In an unnamed South American country undergoing economic woes, six North American women of vastly different backgrounds band together as they wait out adoption red tape in a posada that has become known locally as "Casa de los Babys."
Writer/director John Sayles once again employs his formula of showcasing a regional area through its societal strata to lessening results. "Casa de los Babys" is a simpler disappointment than "Sunshine State," with its obvious political statements and shallowly drawn characters.
Sayles's North American six-pack is composed of a variety of types. Daryl Hannah ("Northfork") is Skipper, a new age Coloradan obsessed with fitness. Marcia Gay Harden ("Pollock") is Nan, a Midwestern shrew. Gayle (Mary Steenburgen, "Sunshine State") is a recovering alcoholic. Leslie (Lili Taylor, "High Fidelity") is a single New York publisher the rest of the group whispers is a lesbian. Jennifer (Maggie Gyllenhaal, "Secretary") is a well to do New Englander trying to save a floundering marriage with a child. Susan Lynch ("From Hell") is Eileen, an Irish native living in Boston who is scraping pennies to adopt her child.
Leslie and Gayle bond and interact with the rest of the group less. They also have little to do with the local culture, with Gayle revealed as an alcoholic at a local AA meeting in a brief sequence and Leslie brushing off the advances of young stud Reynaldo (Guillermo Iván Dueñas) on the beach. (Reynaldo is reworked into the plot as the unknowing father of the baby of fifteen year old Celia (Martha Higareda) who is being pressured to give up her child for adoption.) Leslie acts as the group's educator and translator, but Taylor has little opportunity to give her character any background. Steenburgen may as well have been cut as Gayle exists simply to exclaim how worldly Leslie is in comparison.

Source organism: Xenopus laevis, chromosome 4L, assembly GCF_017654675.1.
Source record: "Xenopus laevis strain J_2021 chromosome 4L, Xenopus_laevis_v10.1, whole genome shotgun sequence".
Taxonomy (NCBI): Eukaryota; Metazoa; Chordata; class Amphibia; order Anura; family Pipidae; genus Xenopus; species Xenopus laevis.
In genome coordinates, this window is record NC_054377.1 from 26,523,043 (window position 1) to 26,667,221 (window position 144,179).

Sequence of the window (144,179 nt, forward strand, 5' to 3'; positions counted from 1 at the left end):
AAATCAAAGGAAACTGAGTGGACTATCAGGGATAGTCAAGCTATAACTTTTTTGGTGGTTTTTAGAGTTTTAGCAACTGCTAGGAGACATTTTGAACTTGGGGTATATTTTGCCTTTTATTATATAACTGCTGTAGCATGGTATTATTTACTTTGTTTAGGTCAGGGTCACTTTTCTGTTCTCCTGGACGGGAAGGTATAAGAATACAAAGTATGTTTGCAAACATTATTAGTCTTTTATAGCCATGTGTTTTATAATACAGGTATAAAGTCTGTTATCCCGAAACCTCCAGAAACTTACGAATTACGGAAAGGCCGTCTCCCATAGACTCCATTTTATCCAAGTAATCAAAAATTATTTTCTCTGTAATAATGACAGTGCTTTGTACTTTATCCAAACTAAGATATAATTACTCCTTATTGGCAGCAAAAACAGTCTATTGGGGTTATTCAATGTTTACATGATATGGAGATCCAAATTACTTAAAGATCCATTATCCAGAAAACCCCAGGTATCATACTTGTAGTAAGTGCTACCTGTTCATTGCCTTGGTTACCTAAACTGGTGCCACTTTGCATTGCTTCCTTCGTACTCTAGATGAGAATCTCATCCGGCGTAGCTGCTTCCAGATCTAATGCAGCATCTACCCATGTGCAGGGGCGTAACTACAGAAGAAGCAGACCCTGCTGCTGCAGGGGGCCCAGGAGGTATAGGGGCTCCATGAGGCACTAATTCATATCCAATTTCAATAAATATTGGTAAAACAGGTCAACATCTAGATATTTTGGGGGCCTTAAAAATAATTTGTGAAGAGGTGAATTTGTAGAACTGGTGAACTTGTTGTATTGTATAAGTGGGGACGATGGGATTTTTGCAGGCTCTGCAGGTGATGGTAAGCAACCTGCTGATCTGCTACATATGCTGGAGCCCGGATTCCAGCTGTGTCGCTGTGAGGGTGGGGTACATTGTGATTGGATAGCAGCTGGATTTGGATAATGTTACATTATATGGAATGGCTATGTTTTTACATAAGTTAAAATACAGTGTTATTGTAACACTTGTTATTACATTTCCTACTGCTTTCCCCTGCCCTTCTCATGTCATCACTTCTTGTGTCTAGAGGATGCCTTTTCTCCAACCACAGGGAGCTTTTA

Skipper and Jennifer pair up and have an encounter with a local unemployed architect who asks for four dollars to act as a tour guide (the most touching subplot). Gyllenhaal's Jennifer is a naif who has tearful conversations with her husband on her cell phone. Hannah has one of the film's two best scenes when she recounts the loss of three babies while massaging Jennifer. The actress tugs some of the only true emotion from Sayles's curiously uninvolving film. Equally good is the underrated Lynch who conjures up a magical moment of motherhood describing her future daughter to hotel maid Asunción (Vanessa Martinez, "Lone Star"), a woman who has previously given up a daughter for adoption. Eileen is the purest character, making an ill-afforded gift of a book to an illiterate street kid who was about to rob her. Nan is Eileen's opposite and it is through her that we encounter the running of the hotel and the bureaucracy of the adoption process (the two are linked via Rita Moreno's hotel owner and her brother Ernesto (Pedro Armendáriz Jr., "Once Upon a Time in Mexico"), Nan's local attorney). Gay Harden is a cliched obnoxious American, although Sayles attempts to give her some depth with kleptomania and childhood abuse that seems sickeningly sure to be repeated. Moreno, in her few scenes, gives a good account of a woman from the upper class now forced to labor for her livelihood and put up with a no account son who dabbles in anarchy, infuriated that his country's children are a commodity but doing nothing constructive in response. Sayles also counterpoints his adoption tale with a group of homeless kids, but it adds up to little but the obvious.